Performance of Plan Participants
This section turns to the performance of participants to see whether their behavior is consistent with that depicted in the existing literature and to assess whether they add value to the decisions made by plan administrators.

The first exercise evaluates whether participants rebalance their portfolio in response to market fluctuations or, instead, chase returns. The second exercise compares the participants’ investment strategies, at an aggregate level for each plan, to naïve investment strategies.

Do Participants Chase Returns?
Three factors influence asset allocation: annual returns, participant contributions,+ and participant transfers. For all sample plans, the median change in the percent of assets allocated to particular investments over all the years analyzed is:

  • 3.8 percentage points for investment returns,
  • 1.6 percentage points for participant contributions
  • 3.1 percentage points for participant transfers.

These numbers indicate how the distribution of assets between mutual funds changes over time. While investment performance has the largest impact on the weightings, participants also have a significant impact when they alter their contributions or transfer assets. 

The next step is to determine whether participants’ actions magnify or offset the change in allocations caused by investment returns. A regression analysis relates the combined effect of participants’ contributions and transfers to the effect of returns for each of the sample plans.

The results show that participants’ contributions and transfers magnify the change in allocations caused by returns by 57 percent.  That is, participants shift their assets toward the best- performing funds and decrease their holdings in the funds that do not perform as well, causing the fund allocations to diverge further from the plans’ initial weightings.

Do Participants Outperform Naive Investment Strategies?
The final analysis examines whether participants’ decisions, in aggregate, improve or worsen their investment performance. Participants’ impact on performance is gauged through a comparison with what their returns would have been if they had instead adopted the simple 1/N Rule, in which investors spread their assets evenly across all of the funds…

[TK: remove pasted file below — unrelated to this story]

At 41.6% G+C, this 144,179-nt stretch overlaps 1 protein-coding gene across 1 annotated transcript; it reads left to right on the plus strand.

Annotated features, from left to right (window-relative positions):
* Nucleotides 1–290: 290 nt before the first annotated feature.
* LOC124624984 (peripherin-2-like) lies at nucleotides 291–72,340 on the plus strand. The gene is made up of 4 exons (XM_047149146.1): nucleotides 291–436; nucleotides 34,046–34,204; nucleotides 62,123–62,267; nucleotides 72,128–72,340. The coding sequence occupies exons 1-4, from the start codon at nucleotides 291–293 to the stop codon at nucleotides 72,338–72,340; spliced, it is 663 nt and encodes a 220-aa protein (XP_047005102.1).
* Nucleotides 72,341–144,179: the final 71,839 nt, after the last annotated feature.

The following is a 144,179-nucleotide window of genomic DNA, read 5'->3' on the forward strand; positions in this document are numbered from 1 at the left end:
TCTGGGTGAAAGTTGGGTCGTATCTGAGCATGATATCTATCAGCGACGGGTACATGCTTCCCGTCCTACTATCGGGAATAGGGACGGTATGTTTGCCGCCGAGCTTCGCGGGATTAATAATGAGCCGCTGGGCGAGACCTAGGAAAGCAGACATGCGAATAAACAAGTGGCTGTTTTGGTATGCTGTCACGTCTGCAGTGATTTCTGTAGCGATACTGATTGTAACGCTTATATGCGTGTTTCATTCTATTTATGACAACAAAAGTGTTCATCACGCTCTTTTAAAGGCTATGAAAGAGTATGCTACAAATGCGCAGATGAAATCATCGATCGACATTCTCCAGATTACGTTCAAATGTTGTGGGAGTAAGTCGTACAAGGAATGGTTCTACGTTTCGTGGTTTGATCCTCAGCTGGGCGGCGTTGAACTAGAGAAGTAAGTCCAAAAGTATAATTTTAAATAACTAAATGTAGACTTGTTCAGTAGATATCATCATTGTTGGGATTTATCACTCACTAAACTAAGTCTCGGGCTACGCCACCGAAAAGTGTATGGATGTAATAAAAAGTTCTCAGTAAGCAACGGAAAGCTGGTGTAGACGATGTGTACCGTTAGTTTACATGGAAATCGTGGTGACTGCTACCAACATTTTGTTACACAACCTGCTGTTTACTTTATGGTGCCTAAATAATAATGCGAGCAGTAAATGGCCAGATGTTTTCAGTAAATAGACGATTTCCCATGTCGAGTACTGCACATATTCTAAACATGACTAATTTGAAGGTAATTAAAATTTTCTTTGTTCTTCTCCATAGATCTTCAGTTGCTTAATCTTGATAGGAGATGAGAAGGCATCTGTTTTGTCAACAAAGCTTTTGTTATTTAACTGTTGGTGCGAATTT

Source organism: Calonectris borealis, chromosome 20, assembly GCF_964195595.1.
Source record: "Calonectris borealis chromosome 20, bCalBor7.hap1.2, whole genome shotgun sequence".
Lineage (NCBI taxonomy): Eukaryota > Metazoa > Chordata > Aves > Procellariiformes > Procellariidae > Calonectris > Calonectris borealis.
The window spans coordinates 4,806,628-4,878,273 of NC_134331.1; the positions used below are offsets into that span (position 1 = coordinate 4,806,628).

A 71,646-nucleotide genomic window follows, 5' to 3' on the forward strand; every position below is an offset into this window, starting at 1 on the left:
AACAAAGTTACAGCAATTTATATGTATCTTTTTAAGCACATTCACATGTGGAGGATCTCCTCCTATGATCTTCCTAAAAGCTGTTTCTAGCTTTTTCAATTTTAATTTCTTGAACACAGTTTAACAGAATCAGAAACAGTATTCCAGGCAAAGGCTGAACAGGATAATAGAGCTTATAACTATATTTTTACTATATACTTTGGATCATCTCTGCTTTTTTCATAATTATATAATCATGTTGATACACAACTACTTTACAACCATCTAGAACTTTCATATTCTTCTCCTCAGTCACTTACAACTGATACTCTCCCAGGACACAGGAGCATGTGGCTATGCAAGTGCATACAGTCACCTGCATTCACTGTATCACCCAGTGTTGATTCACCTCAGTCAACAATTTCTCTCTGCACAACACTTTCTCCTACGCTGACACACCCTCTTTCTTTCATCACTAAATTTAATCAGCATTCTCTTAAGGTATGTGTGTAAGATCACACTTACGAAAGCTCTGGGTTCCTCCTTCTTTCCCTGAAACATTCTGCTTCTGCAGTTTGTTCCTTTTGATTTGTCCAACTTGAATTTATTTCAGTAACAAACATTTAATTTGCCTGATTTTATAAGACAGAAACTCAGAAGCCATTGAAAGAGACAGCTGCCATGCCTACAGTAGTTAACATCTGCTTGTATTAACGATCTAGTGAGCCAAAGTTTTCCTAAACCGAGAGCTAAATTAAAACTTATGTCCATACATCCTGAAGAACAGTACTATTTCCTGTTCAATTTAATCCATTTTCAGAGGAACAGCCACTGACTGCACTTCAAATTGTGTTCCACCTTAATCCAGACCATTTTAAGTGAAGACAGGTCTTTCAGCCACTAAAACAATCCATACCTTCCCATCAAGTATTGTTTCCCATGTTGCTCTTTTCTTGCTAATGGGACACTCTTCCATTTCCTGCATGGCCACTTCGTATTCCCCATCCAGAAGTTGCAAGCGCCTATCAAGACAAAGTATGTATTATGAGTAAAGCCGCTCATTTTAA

The results in show that the participants’ actual selections performed no better than any of the 1/N strategies.  In fact, the participants’ results were lower in all cases, though only the difference with the “top performers” strategy was statistically significant….

These results suggest that participants in aggregate do not add value to the investment performance through their own decisions, underscoring the importance of the choices made by plan administrators.

Conclusions

  • The mutual funds that 401(k) administrators select achieve investment returns that are worse than comparable indexes but superior to the returns of comparable, randomly selected funds.
  • A significant part of this latter result is explained by choosing funds that charge lower fees.
  • When making changes to a plan’s funds, administrators chase returns and do not end up improving investment performance.
  • Like their employers, 401(k) plan participants also tend to chase returns, transferring assets into higher-performing funds, rather than rebalancing to restore their original asset allocations. And their investment performance is no better than they would have achieved using variations on the 1/N rule to allocate assets among funds.
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Written by Rich and Co.

January 9, 2013 at 9:59 pm